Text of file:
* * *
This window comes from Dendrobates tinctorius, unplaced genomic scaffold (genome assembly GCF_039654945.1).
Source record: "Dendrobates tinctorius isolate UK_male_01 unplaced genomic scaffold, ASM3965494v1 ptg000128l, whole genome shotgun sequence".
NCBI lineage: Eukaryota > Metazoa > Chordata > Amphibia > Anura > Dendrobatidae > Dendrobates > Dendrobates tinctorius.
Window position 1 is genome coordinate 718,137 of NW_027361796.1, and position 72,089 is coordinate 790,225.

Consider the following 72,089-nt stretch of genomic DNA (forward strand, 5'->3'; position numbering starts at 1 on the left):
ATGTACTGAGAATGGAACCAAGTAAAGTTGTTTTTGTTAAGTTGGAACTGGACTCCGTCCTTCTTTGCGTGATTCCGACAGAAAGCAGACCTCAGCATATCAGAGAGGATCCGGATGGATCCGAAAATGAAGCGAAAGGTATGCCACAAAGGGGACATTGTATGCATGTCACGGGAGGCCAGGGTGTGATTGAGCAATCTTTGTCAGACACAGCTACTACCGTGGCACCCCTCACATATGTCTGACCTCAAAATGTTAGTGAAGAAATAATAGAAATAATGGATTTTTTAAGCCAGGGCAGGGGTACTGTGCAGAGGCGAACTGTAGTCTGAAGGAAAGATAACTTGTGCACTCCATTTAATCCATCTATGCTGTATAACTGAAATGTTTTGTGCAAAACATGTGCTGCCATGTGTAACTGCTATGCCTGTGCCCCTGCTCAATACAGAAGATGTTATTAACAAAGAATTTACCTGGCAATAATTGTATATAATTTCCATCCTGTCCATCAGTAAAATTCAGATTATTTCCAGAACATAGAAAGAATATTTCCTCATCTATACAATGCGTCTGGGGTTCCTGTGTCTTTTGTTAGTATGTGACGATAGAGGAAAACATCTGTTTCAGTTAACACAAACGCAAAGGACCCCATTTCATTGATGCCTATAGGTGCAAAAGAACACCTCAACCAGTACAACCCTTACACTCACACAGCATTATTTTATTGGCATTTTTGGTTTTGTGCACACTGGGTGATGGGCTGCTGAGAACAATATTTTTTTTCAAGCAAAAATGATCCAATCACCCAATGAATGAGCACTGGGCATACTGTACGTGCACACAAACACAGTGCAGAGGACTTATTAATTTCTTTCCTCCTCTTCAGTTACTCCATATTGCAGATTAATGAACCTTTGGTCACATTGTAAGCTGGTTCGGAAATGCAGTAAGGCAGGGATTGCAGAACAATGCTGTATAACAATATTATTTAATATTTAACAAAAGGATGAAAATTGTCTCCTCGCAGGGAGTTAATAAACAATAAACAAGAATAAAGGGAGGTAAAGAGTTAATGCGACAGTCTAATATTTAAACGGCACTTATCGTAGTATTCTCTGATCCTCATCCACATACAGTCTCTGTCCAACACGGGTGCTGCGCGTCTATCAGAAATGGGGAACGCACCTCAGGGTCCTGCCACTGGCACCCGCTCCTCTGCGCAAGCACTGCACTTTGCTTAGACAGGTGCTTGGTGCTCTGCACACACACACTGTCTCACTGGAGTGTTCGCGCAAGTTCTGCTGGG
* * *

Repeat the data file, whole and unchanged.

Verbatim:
This window comes from Dendrobates tinctorius, unplaced genomic scaffold (genome assembly GCF_039654945.1).
Source record: "Dendrobates tinctorius isolate UK_male_01 unplaced genomic scaffold, ASM3965494v1 ptg000128l, whole genome shotgun sequence".
NCBI lineage: Eukaryota > Metazoa > Chordata > Amphibia > Anura > Dendrobatidae > Dendrobates > Dendrobates tinctorius.
Window position 1 is genome coordinate 718,137 of NW_027361796.1, and position 72,089 is coordinate 790,225.

Consider the following 72,089-nt stretch of genomic DNA (forward strand, 5'->3'; position numbering starts at 1 on the left):
ATGTACTGAGAATGGAACCAAGTAAAGTTGTTTTTGTTAAGTTGGAACTGGACTCCGTCCTTCTTTGCGTGATTCCGACAGAAAGCAGACCTCAGCATATCAGAGAGGATCCGGATGGATCCGAAAATGAAGCGAAAGGTATGCCACAAAGGGGACATTGTATGCATGTCACGGGAGGCCAGGGTGTGATTGAGCAATCTTTGTCAGACACAGCTACTACCGTGGCACCCCTCACATATGTCTGACCTCAAAATGTTAGTGAAGAAATAATAGAAATAATGGATTTTTTAAGCCAGGGCAGGGGTACTGTGCAGAGGCGAACTGTAGTCTGAAGGAAAGATAACTTGTGCACTCCATTTAATCCATCTATGCTGTATAACTGAAATGTTTTGTGCAAAACATGTGCTGCCATGTGTAACTGCTATGCCTGTGCCCCTGCTCAATACAGAAGATGTTATTAACAAAGAATTTACCTGGCAATAATTGTATATAATTTCCATCCTGTCCATCAGTAAAATTCAGATTATTTCCAGAACATAGAAAGAATATTTCCTCATCTATACAATGCGTCTGGGGTTCCTGTGTCTTTTGTTAGTATGTGACGATAGAGGAAAACATCTGTTTCAGTTAACACAAACGCAAAGGACCCCATTTCATTGATGCCTATAGGTGCAAAAGAACACCTCAACCAGTACAACCCTTACACTCACACAGCATTATTTTATTGGCATTTTTGGTTTTGTGCACACTGGGTGATGGGCTGCTGAGAACAATATTTTTTTTCAAGCAAAAATGATCCAATCACCCAATGAATGAGCACTGGGCATACTGTACGTGCACACAAACACAGTGCAGAGGACTTATTAATTTCTTTCCTCCTCTTCAGTTACTCCATATTGCAGATTAATGAACCTTTGGTCACATTGTAAGCTGGTTCGGAAATGCAGTAAGGCAGGGATTGCAGAACAATGCTGTATAACAATATTATTTAATATTTAACAAAAGGATGAAAATTGTCTCCTCGCAGGGAGTTAATAAACAATAAACAAGAATAAAGGGAGGTAAAGAGTTAATGCGACAGTCTAATATTTAAACGGCACTTATCGTAGTATTCTCTGATCCTCATCCACATACAGTCTCTGTCCAACACGGGTGCTGCGCGTCTATCAGAAATGGGGAACGCACCTCAGGGTCCTGCCACTGGCACCCGCTCCTCTGCGCAAGCACTGCACTTTGCTTAGACAGGTGCTTGGTGCTCTGCACACACACACTGTCTCACTGGAGTGTTCGCGCAAGTTCTGCTGGG